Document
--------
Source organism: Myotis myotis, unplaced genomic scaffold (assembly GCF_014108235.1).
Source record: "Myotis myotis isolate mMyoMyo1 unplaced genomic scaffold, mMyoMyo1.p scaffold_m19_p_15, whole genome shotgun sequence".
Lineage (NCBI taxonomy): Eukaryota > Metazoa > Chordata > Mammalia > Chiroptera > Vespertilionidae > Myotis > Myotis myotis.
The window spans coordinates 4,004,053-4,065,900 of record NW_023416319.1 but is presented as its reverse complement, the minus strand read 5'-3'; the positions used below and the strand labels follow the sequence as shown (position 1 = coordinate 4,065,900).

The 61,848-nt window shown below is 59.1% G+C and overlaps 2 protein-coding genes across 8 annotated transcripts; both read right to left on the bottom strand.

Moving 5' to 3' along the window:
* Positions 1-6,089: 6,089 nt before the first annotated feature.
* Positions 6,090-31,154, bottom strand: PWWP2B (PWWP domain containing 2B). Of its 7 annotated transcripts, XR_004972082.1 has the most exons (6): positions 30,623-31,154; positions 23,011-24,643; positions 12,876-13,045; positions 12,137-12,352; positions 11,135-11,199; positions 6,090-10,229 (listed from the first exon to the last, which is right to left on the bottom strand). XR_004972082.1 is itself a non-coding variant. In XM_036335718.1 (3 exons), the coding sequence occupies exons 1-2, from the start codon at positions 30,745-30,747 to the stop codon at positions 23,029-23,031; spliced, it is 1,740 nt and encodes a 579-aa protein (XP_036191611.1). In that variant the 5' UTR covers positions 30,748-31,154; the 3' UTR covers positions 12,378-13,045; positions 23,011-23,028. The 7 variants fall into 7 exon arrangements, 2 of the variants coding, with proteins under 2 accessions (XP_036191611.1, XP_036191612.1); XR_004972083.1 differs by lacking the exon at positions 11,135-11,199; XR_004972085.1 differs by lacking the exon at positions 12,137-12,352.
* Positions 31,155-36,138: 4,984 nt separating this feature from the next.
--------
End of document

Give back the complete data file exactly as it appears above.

Source organism: Myotis myotis, unplaced genomic scaffold (assembly GCF_014108235.1).
Source record: "Myotis myotis isolate mMyoMyo1 unplaced genomic scaffold, mMyoMyo1.p scaffold_m19_p_15, whole genome shotgun sequence".
Lineage (NCBI taxonomy): Eukaryota > Metazoa > Chordata > Mammalia > Chiroptera > Vespertilionidae > Myotis > Myotis myotis.
The window spans coordinates 4,004,053-4,065,900 of record NW_023416319.1 but is presented as its reverse complement, the minus strand read 5'-3'; the positions used below and the strand labels follow the sequence as shown (position 1 = coordinate 4,065,900).

The 61,848-nt window shown below is 59.1% G+C and overlaps 2 protein-coding genes across 8 annotated transcripts; both read right to left on the bottom strand.

Moving 5' to 3' along the window:
* Positions 1-6,089: 6,089 nt before the first annotated feature.
* Positions 6,090-31,154, bottom strand: PWWP2B (PWWP domain containing 2B). Of its 7 annotated transcripts, XR_004972082.1 has the most exons (6): positions 30,623-31,154; positions 23,011-24,643; positions 12,876-13,045; positions 12,137-12,352; positions 11,135-11,199; positions 6,090-10,229 (listed from the first exon to the last, which is right to left on the bottom strand). XR_004972082.1 is itself a non-coding variant. In XM_036335718.1 (3 exons), the coding sequence occupies exons 1-2, from the start codon at positions 30,745-30,747 to the stop codon at positions 23,029-23,031; spliced, it is 1,740 nt and encodes a 579-aa protein (XP_036191611.1). In that variant the 5' UTR covers positions 30,748-31,154; the 3' UTR covers positions 12,378-13,045; positions 23,011-23,028. The 7 variants fall into 7 exon arrangements, 2 of the variants coding, with proteins under 2 accessions (XP_036191611.1, XP_036191612.1); XR_004972083.1 differs by lacking the exon at positions 11,135-11,199; XR_004972085.1 differs by lacking the exon at positions 12,137-12,352.
* Positions 31,155-36,138: 4,984 nt separating this feature from the next.